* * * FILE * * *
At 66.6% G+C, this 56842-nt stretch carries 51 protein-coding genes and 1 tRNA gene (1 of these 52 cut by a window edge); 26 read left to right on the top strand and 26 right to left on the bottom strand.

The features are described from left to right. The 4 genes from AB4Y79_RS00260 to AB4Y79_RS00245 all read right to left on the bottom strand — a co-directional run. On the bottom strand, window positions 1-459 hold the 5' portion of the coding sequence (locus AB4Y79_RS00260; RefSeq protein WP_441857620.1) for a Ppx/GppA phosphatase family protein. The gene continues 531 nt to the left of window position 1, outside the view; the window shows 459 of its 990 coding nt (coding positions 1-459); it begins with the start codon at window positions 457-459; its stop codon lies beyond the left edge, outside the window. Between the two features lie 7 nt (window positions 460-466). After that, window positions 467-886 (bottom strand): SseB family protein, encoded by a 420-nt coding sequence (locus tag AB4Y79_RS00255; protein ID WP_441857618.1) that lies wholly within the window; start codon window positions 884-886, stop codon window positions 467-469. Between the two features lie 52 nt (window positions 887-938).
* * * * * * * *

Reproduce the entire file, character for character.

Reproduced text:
At 66.6% G+C, this 56842-nt stretch carries 51 protein-coding genes and 1 tRNA gene (1 of these 52 cut by a window edge); 26 read left to right on the top strand and 26 right to left on the bottom strand.

The features are described from left to right. The 4 genes from AB4Y79_RS00260 to AB4Y79_RS00245 all read right to left on the bottom strand — a co-directional run. On the bottom strand, window positions 1-459 hold the 5' portion of the coding sequence (locus AB4Y79_RS00260; RefSeq protein WP_441857620.1) for a Ppx/GppA phosphatase family protein. The gene continues 531 nt to the left of window position 1, outside the view; the window shows 459 of its 990 coding nt (coding positions 1-459); it begins with the start codon at window positions 457-459; its stop codon lies beyond the left edge, outside the window. Between the two features lie 7 nt (window positions 460-466). After that, window positions 467-886 (bottom strand): SseB family protein, encoded by a 420-nt coding sequence (locus tag AB4Y79_RS00255; protein ID WP_441857618.1) that lies wholly within the window; start codon window positions 884-886, stop codon window positions 467-469. Between the two features lie 52 nt (window positions 887-938).